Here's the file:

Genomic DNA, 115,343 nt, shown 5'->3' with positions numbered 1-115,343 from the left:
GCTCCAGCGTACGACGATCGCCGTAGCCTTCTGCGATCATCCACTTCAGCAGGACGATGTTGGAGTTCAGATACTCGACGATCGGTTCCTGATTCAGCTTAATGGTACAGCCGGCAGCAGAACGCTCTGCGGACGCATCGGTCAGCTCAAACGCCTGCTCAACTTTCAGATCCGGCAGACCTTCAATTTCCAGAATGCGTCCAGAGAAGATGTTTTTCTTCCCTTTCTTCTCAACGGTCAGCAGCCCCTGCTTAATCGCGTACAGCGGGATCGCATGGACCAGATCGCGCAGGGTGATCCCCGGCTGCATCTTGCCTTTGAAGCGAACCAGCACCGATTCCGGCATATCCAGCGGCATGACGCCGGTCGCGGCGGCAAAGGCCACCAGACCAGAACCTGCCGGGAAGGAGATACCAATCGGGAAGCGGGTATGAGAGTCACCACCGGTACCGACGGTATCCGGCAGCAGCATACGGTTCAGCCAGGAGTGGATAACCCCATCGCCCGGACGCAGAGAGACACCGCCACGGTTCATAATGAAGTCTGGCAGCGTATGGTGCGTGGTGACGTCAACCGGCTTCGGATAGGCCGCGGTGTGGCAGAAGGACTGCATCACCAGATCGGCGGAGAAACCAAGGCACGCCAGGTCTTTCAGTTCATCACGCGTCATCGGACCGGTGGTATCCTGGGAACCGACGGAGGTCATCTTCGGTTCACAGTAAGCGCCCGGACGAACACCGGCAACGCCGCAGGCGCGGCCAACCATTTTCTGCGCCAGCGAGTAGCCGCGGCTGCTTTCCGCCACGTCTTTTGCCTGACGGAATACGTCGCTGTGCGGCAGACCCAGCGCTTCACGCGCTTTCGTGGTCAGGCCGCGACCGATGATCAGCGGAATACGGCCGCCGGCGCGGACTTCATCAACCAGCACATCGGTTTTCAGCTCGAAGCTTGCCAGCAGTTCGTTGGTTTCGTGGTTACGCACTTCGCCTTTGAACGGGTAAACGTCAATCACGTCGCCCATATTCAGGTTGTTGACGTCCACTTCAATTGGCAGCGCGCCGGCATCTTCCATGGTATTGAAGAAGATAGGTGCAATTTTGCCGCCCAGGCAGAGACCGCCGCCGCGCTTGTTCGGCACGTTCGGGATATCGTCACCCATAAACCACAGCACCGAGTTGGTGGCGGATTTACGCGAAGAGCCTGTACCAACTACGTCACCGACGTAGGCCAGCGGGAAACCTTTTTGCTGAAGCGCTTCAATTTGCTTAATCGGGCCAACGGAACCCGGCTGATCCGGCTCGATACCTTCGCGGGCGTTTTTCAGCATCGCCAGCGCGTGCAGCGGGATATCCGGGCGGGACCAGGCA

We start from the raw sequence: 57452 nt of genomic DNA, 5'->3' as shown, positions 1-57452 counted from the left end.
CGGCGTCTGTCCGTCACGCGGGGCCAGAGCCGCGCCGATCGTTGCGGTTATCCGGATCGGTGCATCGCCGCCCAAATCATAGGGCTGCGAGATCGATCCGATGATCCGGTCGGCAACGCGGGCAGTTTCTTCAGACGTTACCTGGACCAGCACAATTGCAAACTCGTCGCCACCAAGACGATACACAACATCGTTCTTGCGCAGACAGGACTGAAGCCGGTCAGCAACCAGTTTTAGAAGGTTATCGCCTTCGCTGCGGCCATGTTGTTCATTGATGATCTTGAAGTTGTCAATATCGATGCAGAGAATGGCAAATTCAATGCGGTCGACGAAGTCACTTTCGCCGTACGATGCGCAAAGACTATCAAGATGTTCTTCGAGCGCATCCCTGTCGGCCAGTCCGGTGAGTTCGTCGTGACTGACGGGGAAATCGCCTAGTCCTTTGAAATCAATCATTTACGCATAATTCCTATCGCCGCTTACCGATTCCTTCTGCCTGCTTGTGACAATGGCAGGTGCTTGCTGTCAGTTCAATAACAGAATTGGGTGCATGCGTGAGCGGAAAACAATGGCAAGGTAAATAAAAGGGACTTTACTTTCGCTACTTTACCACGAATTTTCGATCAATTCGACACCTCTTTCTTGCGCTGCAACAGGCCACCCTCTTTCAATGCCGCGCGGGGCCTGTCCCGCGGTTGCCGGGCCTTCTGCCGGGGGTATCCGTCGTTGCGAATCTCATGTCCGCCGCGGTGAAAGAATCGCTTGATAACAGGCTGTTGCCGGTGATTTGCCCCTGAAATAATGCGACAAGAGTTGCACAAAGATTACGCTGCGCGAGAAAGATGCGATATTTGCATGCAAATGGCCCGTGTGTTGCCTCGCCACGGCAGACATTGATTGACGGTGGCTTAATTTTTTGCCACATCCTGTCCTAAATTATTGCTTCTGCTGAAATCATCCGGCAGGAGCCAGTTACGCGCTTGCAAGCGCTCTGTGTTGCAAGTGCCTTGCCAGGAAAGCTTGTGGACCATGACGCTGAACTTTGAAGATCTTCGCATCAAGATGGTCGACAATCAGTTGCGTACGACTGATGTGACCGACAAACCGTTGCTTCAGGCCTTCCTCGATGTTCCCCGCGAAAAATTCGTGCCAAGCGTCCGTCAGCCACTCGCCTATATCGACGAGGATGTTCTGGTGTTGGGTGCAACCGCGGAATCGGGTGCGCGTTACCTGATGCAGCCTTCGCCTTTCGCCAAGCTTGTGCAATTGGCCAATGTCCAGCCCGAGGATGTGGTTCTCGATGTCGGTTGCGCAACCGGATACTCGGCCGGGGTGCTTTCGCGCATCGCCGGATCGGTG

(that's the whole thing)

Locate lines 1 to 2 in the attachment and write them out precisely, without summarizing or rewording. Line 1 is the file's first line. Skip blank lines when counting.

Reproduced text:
Genomic DNA, 115,343 nt, shown 5'->3' with positions numbered 1-115,343 from the left:
GCTCCAGCGTACGACGATCGCCGTAGCCTTCTGCGATCATCCACTTCAGCAGGACGATGTTGGAGTTCAGATACTCGACGATCGGTTCCTGATTCAGCTTAATGGTACAGCCGGCAGCAGAACGCTCTGCGGACGCATCGGTCAGCTCAAACGCCTGCTCAACTTTCAGATCCGGCAGACCTTCAATTTCCAGAATGCGTCCAGAGAAGATGTTTTTCTTCCCTTTCTTCTCAACGGTCAGCAGCCCCTGCTTAATCGCGTACAGCGGGATCGCATGGACCAGATCGCGCAGGGTGATCCCCGGCTGCATCTTGCCTTTGAAGCGAACCAGCACCGATTCCGGCATATCCAGCGGCATGACGCCGGTCGCGGCGGCAAAGGCCACCAGACCAGAACCTGCCGGGAAGGAGATACCAATCGGGAAGCGGGTATGAGAGTCACCACCGGTACCGACGGTATCCGGCAGCAGCATACGGTTCAGCCAGGAGTGGATAACCCCATCGCCCGGACGCAGAGAGACACCGCCACGGTTCATAATGAAGTCTGGCAGCGTATGGTGCGTGGTGACGTCAACCGGCTTCGGATAGGCCGCGGTGTGGCAGAAGGACTGCATCACCAGATCGGCGGAGAAACCAAGGCACGCCAGGTCTTTCAGTTCATCACGCGTCATCGGACCGGTGGTATCCTGGGAACCGACGGAGGTCATCTTCGGTTCACAGTAAGCGCCCGGACGAACACCGGCAACGCCGCAGGCGCGGCCAACCATTTTCTGCGCCAGCGAGTAGCCGCGGCTGCTTTCCGCCACGTCTTTTGCCTGACGGAATACGTCGCTGTGCGGCAGACCCAGCGCTTCACGCGCTTTCGTGGTCAGGCCGCGACCGATGATCAGCGGAATACGGCCGCCGGCGCGGACTTCATCAACCAGCACATCGGTTTTCAGCTCGAAGCTTGCCAGCAGTTCGTTGGTTTCGTGGTTACGCACTTCGCCTTTGAACGGGTAAACGTCAATCACGTCGCCCATATTCAGGTTGTTGACGTCCACTTCAATTGGCAGCGCGCCGGCATCTTCCATGGTATTGAAGAAGATAGGTGCAATTTTGCCGCCCAGGCAGAGACCGCCGCCGCGCTTGTTCGGCACGTTCGGGATATCGTCACCCATAAACCACAGCACCGAGTTGGTGGCGGATTTACGCGAAGAGCCTGTACCAACTACGTCACCGACGTAGGCCAGCGGGAAACCTTTTTGCTGAAGCGCTTCAATTTGCTTAATCGGGCCAACGGAACCCGGCTGATCCGGCTCGATACCTTCGCGGGCGTTTTTCAGCATCGCCAGCGCGTGCAGCGGGATATCCGGGCGGGACCAGGCA